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UCLA Coach Terry Donahue sat in his office and stared at a clipping from a Nebraska newspaper that listed the Huskers' spring depth chart. "Ten fullbacks? Seven nose-guards?" he said in amazement. "That's not a depth chart. That's the free world."

It was May, a little early to be pondering the third game of the season, but Donahue couldn't be blamed. Besides, thinking about the Bruins' Sept. 24 visit to Lincoln took Donahue's mind off his first two games—at Georgia on Sept. 3 and at home against Fiesta Bowl winner Arizona State on Sept. 17. Later come games against Brigham Young, Arizona and USC. "It is," says Free Safety Don Rogers, "a serious schedule."

And UCLA, the Pac-10 champ and Rose Bowl winner last year when it went 10-1-1, must compensate for some serious personnel losses, including Tom Ramsey, the best quarterback in the conference who wasn't named Elway. Even Donahue was nearly a casualty. He turned down an offer to coach the USFL Arizona Wranglers and was interviewed by the Kansas City Chiefs and the Los Angeles Rams. "I would call the off-season rather hectic," says Donahue.

Which isn't a bad way to describe the Bruins' quarterback situation in spring practice. Donahue had four candidates calling signals, and when the dust cleared, junior Steve Bono and senior Rick Neuheisel, Ramsey's backup last year, had emerged as the top contenders. At 6'3", 206 pounds, Bono is easily the most physically gifted of the four quarterbacks. Neuheisel has the most experience and runs the team the best. Sophomore Dave Norrie has the best touch as a passer, while freshman Matt Stevens, who was redshirted in 1982, probably has the best arm. "Each of them has something we're looking for," says Donahue. "But maybe that's an indication we don't have the one we want."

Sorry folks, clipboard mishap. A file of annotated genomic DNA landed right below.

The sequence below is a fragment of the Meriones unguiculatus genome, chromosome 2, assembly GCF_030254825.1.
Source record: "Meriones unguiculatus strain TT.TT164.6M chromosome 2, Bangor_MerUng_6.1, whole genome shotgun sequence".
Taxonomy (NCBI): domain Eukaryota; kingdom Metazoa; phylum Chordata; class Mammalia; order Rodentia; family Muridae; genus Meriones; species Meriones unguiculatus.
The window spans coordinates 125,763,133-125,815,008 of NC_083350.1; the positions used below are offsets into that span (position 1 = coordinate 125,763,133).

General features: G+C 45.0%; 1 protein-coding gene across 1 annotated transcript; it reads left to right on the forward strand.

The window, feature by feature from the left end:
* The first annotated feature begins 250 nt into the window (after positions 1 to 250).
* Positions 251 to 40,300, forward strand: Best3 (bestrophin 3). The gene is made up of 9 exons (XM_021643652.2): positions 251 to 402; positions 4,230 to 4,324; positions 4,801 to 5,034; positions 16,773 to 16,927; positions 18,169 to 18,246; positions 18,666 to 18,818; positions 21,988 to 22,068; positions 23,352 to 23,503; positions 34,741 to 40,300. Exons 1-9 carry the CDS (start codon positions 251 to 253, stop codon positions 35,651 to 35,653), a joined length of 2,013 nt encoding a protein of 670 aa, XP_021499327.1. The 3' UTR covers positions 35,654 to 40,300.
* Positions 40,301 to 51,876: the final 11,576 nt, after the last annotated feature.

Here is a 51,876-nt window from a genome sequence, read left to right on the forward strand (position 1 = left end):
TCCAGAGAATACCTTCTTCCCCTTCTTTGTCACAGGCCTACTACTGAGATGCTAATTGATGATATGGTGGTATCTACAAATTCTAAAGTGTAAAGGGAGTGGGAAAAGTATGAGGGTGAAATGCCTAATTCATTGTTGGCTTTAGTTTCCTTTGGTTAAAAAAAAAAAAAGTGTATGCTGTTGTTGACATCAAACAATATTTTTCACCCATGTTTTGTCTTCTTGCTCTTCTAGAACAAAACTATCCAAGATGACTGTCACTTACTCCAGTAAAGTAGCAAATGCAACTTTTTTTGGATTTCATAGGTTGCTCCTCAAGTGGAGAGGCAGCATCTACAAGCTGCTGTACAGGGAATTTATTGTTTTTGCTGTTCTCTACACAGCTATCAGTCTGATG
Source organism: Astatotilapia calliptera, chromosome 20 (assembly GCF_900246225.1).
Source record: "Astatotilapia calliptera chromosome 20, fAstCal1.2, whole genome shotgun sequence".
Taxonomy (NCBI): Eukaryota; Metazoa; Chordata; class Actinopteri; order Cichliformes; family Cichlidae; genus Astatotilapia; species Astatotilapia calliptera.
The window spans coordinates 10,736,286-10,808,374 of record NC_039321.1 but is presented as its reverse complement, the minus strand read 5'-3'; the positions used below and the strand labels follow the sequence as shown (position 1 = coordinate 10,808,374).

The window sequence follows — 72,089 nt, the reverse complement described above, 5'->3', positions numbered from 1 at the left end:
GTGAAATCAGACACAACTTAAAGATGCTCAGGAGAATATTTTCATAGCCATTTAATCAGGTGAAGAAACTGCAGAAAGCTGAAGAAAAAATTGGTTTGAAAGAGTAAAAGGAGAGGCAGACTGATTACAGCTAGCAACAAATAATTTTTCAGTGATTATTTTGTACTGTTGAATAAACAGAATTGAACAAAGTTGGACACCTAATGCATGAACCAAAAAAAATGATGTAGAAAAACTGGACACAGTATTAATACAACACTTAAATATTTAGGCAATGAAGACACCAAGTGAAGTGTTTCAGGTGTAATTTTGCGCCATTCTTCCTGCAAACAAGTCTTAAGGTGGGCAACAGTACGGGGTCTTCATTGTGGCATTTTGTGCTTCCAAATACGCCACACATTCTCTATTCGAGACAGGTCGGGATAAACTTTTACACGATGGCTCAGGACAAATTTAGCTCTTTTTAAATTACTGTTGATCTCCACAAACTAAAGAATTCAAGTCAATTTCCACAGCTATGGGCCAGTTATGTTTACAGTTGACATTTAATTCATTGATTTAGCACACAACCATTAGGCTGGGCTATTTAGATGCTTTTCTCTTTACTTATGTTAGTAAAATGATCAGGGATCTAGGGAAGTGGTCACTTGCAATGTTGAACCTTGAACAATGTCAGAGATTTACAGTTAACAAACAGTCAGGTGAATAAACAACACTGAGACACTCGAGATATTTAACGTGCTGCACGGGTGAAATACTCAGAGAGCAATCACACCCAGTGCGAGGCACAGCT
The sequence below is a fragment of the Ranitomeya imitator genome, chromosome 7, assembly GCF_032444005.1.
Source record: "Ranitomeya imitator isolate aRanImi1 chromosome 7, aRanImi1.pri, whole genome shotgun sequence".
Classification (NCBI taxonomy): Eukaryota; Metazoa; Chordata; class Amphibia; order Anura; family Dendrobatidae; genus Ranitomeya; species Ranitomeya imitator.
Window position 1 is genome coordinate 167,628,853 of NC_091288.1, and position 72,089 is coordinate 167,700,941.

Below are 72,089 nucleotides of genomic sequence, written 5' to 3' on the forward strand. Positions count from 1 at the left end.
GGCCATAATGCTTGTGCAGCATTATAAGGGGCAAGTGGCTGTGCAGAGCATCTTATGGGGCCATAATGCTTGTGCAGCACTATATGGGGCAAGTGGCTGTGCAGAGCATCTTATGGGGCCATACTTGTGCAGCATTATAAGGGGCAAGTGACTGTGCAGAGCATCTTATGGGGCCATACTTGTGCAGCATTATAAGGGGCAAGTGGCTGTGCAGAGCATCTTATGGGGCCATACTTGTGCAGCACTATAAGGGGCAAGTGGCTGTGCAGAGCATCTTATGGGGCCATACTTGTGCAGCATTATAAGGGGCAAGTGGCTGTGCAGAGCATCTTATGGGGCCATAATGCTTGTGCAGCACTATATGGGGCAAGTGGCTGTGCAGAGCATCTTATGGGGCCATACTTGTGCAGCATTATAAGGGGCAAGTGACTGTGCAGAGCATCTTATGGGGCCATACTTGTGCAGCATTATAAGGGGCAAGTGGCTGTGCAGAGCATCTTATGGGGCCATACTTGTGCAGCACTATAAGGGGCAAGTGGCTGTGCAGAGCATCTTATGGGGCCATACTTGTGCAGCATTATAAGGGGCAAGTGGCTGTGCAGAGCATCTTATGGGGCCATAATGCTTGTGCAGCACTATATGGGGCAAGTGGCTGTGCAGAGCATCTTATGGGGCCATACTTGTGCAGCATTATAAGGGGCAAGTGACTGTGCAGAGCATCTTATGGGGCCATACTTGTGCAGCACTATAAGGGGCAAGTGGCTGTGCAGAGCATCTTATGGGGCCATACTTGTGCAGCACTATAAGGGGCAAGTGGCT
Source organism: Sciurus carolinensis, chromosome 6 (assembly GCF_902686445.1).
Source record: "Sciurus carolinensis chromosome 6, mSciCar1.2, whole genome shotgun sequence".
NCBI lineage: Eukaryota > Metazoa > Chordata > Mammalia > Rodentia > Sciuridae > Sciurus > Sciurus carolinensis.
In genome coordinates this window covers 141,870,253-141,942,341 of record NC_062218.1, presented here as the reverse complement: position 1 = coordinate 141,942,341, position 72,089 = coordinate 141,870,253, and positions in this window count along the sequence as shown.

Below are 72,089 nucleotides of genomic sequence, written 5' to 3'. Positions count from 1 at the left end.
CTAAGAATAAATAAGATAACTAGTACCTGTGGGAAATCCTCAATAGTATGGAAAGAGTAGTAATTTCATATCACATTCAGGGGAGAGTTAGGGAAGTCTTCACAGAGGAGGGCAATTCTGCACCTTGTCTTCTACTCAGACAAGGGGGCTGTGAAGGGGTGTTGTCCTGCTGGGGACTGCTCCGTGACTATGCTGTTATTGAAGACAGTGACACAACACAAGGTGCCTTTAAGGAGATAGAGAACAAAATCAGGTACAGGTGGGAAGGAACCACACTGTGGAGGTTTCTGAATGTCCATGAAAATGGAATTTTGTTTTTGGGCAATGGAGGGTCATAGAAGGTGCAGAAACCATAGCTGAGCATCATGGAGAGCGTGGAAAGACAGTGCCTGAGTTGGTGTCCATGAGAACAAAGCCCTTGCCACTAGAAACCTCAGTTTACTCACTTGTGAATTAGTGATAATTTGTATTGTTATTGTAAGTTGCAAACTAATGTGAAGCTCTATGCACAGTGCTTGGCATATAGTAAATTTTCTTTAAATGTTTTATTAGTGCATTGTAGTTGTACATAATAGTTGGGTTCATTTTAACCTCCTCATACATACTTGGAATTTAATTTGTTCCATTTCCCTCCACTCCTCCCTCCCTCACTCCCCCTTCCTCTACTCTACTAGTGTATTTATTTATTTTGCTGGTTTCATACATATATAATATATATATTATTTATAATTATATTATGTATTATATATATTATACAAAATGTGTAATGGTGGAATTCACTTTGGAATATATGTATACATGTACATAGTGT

He has the tight end he wants in Paul Bergmann, who's as good as any in the conference. In his first two seasons Bergmann didn't catch a pass. Last year he hauled in 41, and Donahue built his pass offense around him. Don Mahlstedt, who would've started at tackle, left college a year early to attend morticians school, but the offensive line shouldn't be moribund as long as Duval Love, UCLA's best blocker up front, is at tackle. Love's teammates call him Fatburger in recognition of his patronage of a fast-food eatery of the same name near the Bruin campus. "I usually eat eight or nine double cheeseburgers," says Love, "when I have the money."

He'd best not volunteer to treat his colleagues after games this year, because there could be a good many hungry mouths to feed. Donahue is thinking of alternating two offensive lines, sometimes on a series-to-series basis, as he did when he was offensive line coach under Dick Vermeil in 1975. He will also play six or seven running backs in an effort to improve a ground game that was largely ineffective last season, when eight backs accumulated only 1,643 yards. Look for junior Danny Andrews to be foremost among the '83 ballcarriers if Kevin Nelson continues to be nagged by injuries.

Defensively the line is a question mark. At least half of the secondary, however, is an exclamation point with Rogers and Cornerback Lupe Sanchez, perhaps UCLA's best all-around athlete. Lee Knowles and Ron Butler are solid inside linebackers, and junior Neal Dellocono has been a fixture at outside linebacker since escaping the clutches of LSU. despite having been born and raised only four miles from its Baton Rouge campus.

Last season, for the first time in a long spell, most of the breaks seemed to fall UCLA's way. For instance, to make the Rose Bowl for only the second time since 1966, the Bruins needed a 20-19 win over USC and improbable late-season upsets of Washington by Washington State and Arizona State by Arizona. "There was a feeling of destiny about last year," says Bergmann, "and we think it can continue." Those first three games could determine that.


Rogers is no dummy when he says the Bruins have a "serious schedule."



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